Multiple and premature births, whether they occur in nature or as a result of ART, carry considerably higher health risks for babies and mothers. Many organ systems, including the brain, lungs, and liver need the final weeks of pregnancy to develop fully.Delivery before 37 weeks can lead to visual and hearing impairments, intellectual and learning disabilities, and lifelong behavioral and emotional problems. Babies born preterm or with low birth weight are at greater risk of death in the first few days of life: in 2009, preterm-related causes of death together accounted for 35 percent of all infant deaths nationally––more than any other single cause.
As an example, at one California Neonatal Intensive Care Unit (NICU) from 2012-2013, 92 ART infants were born. Ten very prematurely born infants––including two sets of triplets and one set of twins––died on the first day after birth, and four died later. Of the 78 infants who survived, 61 babies were admitted to NICU. Only nine were single deliveries––the rest were multiple births. The average length of stay in the NICU was 38 days, with a range of 3 to 138. Daily charges spanned from three thousand dollars to upwards of ten thousand dollars per day, and in one case, hospital fees were more than $1 million dollars.
These scenarios are sobering. They are meant to illustrate the reality of close to half the couples that survived the gauntlet of infertility treatments in 2012 and then went on to face the anxiety, and in some cases, tragic outcomes of premature and multiple births. Too often these families are unprepared for these grave emotional and financial consequences, or for the responsibility of caring for children who may have long-term disabilities resulting from extreme prematurity.
Earlier this month I was pleased to learn that the National Perinatal Association, representing a wide spectrum of maternal-infant health specialists, advocates, and parents of babies cared for in NICUs, released its first Position Statement on the Ethical Use of Assisted Reproductive Technologies (ART). One of its key recommendations addresses the need for much broader and transparent patient education procedures, particularly as they relate to the higher rates of risky twin and triplet births resulting from multiple embryo transfers or the use of ovarian induction and stimulation with IUI.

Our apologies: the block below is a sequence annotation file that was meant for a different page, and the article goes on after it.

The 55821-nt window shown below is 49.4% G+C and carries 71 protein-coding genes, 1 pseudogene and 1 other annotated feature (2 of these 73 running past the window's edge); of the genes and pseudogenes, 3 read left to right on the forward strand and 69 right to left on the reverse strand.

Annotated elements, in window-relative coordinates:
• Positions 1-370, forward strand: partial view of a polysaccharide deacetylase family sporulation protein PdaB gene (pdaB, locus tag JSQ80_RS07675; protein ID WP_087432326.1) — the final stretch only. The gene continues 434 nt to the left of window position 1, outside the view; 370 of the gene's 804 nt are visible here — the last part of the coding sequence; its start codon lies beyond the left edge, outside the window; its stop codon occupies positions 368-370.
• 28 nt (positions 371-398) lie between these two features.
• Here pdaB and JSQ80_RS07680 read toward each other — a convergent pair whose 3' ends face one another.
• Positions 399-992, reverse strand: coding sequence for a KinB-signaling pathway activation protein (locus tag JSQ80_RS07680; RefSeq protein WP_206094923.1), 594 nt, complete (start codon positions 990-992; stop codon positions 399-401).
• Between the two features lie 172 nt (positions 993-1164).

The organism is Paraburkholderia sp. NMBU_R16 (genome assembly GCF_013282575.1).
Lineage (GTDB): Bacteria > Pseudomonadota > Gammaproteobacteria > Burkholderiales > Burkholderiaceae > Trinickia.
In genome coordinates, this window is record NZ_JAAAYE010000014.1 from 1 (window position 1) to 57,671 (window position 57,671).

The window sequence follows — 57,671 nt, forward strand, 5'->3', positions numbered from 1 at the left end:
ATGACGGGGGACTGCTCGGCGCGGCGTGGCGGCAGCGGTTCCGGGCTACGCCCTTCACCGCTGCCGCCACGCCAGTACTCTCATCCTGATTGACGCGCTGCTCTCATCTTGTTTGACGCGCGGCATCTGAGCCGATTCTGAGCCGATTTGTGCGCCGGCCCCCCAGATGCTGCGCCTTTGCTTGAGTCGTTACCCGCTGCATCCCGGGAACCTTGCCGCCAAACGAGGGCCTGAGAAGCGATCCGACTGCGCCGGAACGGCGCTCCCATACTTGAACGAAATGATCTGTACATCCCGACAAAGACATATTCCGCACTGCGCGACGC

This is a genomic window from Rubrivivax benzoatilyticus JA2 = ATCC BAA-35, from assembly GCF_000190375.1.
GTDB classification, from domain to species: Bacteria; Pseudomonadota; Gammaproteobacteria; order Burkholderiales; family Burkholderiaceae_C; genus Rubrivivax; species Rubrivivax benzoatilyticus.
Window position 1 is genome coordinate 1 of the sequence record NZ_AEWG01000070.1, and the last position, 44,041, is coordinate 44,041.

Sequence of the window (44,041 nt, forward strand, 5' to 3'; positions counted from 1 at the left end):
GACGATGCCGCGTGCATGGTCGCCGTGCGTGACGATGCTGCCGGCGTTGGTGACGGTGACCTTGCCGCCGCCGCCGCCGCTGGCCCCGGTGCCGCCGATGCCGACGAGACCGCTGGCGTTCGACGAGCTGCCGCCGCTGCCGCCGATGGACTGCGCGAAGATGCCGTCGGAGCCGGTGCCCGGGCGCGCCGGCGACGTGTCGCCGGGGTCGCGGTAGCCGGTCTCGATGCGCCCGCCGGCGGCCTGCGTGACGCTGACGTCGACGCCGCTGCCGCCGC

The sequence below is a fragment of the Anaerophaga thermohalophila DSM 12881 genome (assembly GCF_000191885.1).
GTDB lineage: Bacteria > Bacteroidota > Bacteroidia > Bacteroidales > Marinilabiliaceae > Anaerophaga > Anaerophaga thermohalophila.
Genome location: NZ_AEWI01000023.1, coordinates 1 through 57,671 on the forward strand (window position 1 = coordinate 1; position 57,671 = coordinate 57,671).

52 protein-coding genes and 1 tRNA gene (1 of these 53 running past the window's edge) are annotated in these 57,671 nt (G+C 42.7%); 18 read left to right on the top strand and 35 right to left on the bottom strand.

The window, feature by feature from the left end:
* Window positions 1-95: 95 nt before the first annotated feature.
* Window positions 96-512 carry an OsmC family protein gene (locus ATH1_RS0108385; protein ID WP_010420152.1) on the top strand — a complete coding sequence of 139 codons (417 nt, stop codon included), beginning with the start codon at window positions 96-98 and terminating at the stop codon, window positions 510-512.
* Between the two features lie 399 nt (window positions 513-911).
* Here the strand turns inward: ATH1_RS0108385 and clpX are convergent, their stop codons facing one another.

From a patient education standpoint, the National Perinatal Association should be applauded for proposing that, prior to initiating treatments, patients receive counsel from a multidisciplinary medical team. They suggest the team be comprised of health professionals from the fields of maternal fetal medicine, neonatology, genetics and psychology. I would add to this list former patients who have opted for multiple embryo transfer and experienced a range of infant health outcomes––both positive and negative.
No doubt exposure to other families and to medical experts well-versed in the lifelong health and developmental spectrum of potential offspring––rather than those focused primarily on conception––could significantly boost patient understanding of the real risks they and their families could face.
Miriam Zoll is a long-time health and human rights advocate and the author of the new memoir, Cracked Open: Liberty, Fertility and the Pursuit of High-Tech Babies (Interlink-2013).